Oklahoma Senate Overrides Gov. Stitt’s Vetoes On Tribal Compact Bills

The Oklahoma Senate was back at the state Capitol Monday for a special session. They voted 34-7 to override the governor’s veto on two tribal compact bills.

Monday, July 24th 2023, 6:14 pm



The Oklahoma Senate was back at the state Capitol Monday for a special session. They voted 34-7 to override the governor’s veto on two tribal compact bills.

RELATED: Oklahoma Lawmakers Return To Capitol For Special Session On Tribal Compacts

This was the Senate’s second time voting on the override of two tribal compact bills. They came in last month and fell short of the override by one vote.

“Affirming the sovereignty of the 39 federally recognized tribes to tax their citizens in cooperation with the state of Oklahoma,” Sen. Mary Boren, (D) Norman, said.

The compacts determine how the state and tribes share revenue from taxes on tobacco sales and motor vehicles.

“$57 million is roughly what the state receives on these tobacco compacts, so this is unequivocally a budget related issue,” Senate Pro Tem Greg Treat said.

One of the no votes Senator Nathan Dahm said compact negotiations aren’t up to the legislature, they’re up to the governor.

“We cannot simply ignore the constitution, we cannot simply ignore the statute, we have to go about it the right way, i believe these bills are not going about it in a constitutional manner or a statutorily found and legal manner,” Sen. Nathan Dahm, (R ) Broken Arrow, said.

Gov. Stitt said in a statement : "The Senate has chosen to disregard the Governor's compact in favor of compact language the tribes wanted.”

“I'd call this almost a probationary period to see if he can act in good faith and get true negotiations going,” Treat said.

Treat said this will simply give the governor another year to negotiate a new deal with the tribes.

“Some of these tribal motor vehicle compacts expire in two weeks so timing is critical,” Treat said.

“We need to ask all of the tribes very respectfully, go back to the negotiating table, ask the governor, go back to the negotiating table,” Sen. Shane Jett, (R ) Shawnee, said.

The Choctaw and Cherokee nations both responded to Monday’s override, saying in statements they’re looking forward to continued negotiations on the compacts.

Cherokee Nation Principal Chief Chuck Hoskin Jr. called this move “a great step forward in preserving carefully negotiated compact agreements that have served both Oklahoma and Cherokee Nation well for decades.”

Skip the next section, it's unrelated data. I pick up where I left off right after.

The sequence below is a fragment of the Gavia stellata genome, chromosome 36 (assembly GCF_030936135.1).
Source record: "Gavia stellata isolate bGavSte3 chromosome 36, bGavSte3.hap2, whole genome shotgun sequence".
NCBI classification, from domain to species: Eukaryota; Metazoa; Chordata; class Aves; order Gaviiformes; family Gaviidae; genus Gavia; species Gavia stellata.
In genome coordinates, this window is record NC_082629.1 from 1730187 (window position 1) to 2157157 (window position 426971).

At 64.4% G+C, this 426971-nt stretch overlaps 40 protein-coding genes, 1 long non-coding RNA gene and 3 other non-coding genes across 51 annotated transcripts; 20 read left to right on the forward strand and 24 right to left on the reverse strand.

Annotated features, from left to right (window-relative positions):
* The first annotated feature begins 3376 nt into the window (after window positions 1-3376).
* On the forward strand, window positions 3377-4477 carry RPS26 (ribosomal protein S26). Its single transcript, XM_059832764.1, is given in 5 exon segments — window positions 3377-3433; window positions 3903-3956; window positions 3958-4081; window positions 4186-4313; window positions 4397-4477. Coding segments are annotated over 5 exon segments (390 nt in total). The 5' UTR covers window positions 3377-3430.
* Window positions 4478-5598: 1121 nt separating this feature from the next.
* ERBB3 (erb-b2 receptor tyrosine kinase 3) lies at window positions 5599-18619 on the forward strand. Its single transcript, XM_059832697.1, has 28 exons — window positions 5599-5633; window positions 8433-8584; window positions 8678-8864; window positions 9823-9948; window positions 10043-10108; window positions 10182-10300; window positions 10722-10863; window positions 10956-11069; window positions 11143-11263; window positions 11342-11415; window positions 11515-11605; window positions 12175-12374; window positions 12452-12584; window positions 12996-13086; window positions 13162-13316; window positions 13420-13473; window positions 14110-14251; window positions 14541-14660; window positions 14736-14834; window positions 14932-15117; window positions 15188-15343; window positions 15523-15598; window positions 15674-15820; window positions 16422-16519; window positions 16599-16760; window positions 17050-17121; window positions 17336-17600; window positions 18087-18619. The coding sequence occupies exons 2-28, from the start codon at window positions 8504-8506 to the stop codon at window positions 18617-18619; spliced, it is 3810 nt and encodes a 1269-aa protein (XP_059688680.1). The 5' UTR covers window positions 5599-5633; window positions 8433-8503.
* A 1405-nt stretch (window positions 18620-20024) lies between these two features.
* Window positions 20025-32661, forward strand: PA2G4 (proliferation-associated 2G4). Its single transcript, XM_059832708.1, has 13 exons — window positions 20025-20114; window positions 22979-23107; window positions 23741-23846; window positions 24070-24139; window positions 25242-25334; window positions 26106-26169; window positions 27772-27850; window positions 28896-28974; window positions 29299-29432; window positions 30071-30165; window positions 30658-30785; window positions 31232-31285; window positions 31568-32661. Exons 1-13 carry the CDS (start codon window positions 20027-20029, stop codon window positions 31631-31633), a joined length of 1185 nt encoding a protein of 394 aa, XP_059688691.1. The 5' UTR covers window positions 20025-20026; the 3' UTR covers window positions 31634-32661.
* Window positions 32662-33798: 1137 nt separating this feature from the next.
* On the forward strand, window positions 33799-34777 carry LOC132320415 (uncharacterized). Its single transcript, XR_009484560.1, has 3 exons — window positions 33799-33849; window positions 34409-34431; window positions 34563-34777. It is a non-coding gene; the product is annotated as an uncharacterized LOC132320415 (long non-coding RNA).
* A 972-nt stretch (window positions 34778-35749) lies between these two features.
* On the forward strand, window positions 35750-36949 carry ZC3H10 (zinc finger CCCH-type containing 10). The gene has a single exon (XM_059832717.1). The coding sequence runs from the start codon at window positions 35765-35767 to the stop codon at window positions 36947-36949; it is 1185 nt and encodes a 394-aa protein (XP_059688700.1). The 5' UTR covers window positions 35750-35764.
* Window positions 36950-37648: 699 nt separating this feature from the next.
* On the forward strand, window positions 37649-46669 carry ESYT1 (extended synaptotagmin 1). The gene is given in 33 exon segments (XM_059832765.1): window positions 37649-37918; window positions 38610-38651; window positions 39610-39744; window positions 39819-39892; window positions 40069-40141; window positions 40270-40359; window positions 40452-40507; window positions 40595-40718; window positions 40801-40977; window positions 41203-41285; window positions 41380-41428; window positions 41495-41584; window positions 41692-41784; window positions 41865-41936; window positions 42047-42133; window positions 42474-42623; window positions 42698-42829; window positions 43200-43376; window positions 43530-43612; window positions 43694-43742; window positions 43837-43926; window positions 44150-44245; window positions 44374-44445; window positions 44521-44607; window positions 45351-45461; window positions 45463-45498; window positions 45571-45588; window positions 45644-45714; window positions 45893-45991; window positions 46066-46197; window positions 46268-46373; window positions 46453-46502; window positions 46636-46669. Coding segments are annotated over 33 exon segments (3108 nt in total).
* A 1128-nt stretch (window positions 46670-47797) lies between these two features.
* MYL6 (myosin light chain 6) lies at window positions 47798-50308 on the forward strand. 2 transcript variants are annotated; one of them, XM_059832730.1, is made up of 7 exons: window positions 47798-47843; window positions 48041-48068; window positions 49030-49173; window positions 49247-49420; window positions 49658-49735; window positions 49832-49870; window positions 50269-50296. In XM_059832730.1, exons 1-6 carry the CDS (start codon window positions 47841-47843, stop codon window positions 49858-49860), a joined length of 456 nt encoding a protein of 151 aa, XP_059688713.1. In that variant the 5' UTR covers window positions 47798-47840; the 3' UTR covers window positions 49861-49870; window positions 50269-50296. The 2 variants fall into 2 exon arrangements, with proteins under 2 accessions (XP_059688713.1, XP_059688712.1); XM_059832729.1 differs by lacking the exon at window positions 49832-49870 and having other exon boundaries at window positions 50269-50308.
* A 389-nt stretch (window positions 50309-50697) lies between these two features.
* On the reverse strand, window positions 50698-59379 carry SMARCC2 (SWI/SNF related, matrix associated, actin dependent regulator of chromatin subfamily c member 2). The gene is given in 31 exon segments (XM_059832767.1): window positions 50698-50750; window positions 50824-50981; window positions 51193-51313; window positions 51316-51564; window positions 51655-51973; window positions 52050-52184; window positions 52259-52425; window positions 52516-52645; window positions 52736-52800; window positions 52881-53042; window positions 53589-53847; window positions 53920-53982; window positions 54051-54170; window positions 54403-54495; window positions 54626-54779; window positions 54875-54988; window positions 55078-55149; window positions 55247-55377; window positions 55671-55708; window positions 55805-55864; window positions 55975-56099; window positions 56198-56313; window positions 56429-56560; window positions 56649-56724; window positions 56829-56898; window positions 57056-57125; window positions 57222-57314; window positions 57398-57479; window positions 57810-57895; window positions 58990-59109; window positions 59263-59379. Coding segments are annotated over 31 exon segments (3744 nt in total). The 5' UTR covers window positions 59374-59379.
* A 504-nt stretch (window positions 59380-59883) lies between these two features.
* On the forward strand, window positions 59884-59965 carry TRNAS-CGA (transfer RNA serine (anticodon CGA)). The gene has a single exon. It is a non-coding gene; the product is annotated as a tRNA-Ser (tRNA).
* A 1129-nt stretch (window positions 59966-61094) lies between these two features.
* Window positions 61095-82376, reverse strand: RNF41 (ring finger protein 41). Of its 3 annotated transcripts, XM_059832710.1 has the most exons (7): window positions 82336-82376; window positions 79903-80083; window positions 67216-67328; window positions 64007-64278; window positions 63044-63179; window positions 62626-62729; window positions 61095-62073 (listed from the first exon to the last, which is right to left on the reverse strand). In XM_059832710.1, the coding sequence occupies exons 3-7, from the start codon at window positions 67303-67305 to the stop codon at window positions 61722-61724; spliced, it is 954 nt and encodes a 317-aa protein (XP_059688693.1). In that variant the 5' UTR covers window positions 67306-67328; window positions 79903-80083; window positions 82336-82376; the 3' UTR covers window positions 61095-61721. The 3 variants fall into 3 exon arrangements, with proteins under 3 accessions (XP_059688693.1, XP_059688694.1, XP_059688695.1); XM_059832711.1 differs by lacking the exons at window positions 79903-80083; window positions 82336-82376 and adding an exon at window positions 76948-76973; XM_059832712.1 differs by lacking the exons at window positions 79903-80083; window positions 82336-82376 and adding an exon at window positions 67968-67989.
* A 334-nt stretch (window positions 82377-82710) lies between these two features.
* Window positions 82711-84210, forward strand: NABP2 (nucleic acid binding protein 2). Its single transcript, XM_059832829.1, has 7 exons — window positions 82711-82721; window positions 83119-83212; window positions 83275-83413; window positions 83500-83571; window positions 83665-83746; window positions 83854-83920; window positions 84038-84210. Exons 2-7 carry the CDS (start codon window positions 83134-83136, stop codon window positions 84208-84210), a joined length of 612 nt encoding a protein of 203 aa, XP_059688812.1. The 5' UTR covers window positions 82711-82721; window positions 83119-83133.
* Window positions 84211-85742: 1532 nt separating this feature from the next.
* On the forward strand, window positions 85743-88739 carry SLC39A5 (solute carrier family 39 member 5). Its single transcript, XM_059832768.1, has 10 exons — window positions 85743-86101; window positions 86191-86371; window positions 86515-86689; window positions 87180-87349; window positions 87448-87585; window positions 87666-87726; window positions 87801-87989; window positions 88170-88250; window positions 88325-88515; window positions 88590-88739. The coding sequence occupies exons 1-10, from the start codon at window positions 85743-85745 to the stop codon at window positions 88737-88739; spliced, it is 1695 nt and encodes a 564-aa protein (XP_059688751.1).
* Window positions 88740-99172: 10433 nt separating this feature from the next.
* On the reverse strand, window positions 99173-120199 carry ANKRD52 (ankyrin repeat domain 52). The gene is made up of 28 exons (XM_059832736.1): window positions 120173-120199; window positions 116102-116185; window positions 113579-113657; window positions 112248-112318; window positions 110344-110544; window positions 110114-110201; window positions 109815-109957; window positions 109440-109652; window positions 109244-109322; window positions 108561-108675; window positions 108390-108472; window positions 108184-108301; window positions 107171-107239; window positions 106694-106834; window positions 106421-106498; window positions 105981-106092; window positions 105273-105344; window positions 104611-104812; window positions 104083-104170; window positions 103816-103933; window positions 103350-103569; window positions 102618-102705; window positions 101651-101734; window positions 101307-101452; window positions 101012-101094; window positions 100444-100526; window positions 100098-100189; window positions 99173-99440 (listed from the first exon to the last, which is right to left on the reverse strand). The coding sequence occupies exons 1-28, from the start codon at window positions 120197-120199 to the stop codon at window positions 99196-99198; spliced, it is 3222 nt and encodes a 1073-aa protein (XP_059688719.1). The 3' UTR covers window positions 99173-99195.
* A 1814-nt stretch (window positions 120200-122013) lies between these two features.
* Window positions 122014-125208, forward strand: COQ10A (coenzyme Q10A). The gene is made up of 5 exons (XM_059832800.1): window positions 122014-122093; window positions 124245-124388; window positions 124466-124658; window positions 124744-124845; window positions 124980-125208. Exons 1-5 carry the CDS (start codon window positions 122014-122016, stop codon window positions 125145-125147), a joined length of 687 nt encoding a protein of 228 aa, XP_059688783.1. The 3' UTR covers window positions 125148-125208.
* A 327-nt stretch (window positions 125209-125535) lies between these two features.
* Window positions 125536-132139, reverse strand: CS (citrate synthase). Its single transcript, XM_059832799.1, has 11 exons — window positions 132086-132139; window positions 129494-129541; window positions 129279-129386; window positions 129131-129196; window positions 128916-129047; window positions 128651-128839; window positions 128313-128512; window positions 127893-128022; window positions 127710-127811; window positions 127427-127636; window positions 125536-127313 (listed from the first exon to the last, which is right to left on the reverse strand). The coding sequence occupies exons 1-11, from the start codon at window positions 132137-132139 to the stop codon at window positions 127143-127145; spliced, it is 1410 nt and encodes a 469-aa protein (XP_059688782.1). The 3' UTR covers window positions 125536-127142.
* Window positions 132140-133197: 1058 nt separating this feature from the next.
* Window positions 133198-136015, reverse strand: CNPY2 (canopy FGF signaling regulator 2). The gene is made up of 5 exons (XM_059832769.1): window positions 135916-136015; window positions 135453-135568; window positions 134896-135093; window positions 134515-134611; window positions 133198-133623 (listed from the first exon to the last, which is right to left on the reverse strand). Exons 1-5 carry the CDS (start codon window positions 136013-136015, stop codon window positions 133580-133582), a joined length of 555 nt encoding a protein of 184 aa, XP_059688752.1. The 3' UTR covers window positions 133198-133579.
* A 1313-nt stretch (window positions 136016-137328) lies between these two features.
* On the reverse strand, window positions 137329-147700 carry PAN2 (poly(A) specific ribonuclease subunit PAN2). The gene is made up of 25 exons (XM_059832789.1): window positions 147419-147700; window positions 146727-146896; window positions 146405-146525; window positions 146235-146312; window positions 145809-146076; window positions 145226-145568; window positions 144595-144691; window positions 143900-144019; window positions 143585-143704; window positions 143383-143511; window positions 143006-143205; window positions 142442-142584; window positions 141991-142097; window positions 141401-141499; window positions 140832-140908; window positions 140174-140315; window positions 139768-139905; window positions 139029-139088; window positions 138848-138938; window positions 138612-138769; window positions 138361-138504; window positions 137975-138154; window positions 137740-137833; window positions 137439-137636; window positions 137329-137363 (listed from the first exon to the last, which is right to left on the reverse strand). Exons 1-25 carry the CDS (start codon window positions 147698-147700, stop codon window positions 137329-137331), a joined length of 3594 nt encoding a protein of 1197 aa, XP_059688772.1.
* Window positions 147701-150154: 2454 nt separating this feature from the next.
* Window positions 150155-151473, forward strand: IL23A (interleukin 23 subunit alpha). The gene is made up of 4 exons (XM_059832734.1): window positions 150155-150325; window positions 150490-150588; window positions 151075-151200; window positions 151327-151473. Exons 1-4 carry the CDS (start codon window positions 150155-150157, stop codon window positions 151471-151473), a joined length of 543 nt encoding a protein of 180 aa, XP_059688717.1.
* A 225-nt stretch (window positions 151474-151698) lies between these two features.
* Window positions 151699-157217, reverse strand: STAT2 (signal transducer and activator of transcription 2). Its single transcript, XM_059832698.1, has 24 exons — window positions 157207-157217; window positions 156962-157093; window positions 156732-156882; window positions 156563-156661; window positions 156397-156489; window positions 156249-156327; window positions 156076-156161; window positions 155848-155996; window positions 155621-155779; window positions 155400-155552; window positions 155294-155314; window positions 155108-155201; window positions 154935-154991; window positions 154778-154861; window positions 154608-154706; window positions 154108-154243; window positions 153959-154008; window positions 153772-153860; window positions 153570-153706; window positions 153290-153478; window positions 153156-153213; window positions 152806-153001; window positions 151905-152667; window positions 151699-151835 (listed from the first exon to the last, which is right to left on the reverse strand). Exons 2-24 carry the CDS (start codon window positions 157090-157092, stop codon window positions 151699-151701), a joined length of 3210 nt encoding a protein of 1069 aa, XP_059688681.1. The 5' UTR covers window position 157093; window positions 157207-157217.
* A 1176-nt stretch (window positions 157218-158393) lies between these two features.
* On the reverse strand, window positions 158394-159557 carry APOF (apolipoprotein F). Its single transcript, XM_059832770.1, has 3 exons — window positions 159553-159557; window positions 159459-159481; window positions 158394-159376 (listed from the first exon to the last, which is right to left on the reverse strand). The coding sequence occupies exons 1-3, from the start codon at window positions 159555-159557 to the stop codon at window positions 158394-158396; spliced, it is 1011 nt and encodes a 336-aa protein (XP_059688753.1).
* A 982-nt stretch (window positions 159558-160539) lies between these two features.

Choctaw Chief Garry Batton said in a statement: “All Oklahomans benefit from fair agreements between tribes and state government, and we look forward to continuing our partnerships,” 

“My hope would be that we can get earnest negotiations started rapidly,” Treat said.

The motor vehicle compact is now law, and the house will come back Monday to vote on the veto override of the tobacco compact. 

Full statement from Governor Kevin Stitt: 

"Despite real concerns for the future of our state, the Senate has chosen to disregard the Governor's compact in favor of compact language the tribes wanted. I am trying to protect eastern Oklahoma from turning into a reservation, and I've been working to ensure these compacts are the best deal for all four million Oklahomans. Unfortunately, the Senate seems to disagree and used an illegitimate process to do so.”

Full statement from Choctaw Nation: 

"Despite real concerns for the future of our state, the Senate has chosen to disregard the Governor's compact in favor of compact language the tribes wanted. I am trying to protect eastern Oklahoma from turning into a reservation, and I've been working to ensure these compacts are the best deal for all four million Oklahomans. Unfortunately, the Senate seems to disagree and used an illegitimate process to do so.”
“Despite Gov. Stitt’s attempts to muddy the waters, the Oklahoma Senate did the right thing today by overriding his veto of compacts regarding tobacco sales and motor vehicle tags. These important agreements provide massive benefits for tribes and all Oklahomans, and we thank the Legislature for doing what is right,” Batton said. “The Choctaw Nation remains open to negotiating on long-term compacts, and we trust good-faith discussions will start soon.”  
“All Oklahomans benefit from fair agreements between tribes and state government, and we look forward to continuing our partnerships,” Batton said. 

Full statement from Cherokee Nation: 

“Today is a great step forward in preserving carefully negotiated compact agreements that have served both Oklahoma and Cherokee Nation well for decades. The bipartisan supermajority of Senators who voted to extend our tribal-state compacts, overriding the Governor’s veto, also saw this need, and I thank them for their support. This vote shows once again that the Governor is isolated in his choice of conflict over cooperation with tribes. The Cherokee Nation is ready to continue working with any and all good-faith partners in the state who respect our sovereignty. I urge the Oklahoma House to return swiftly to complete the veto overrides. They can quickly end the troubling uncertainty these vetoes have caused for Oklahoma citizens and businesses.”
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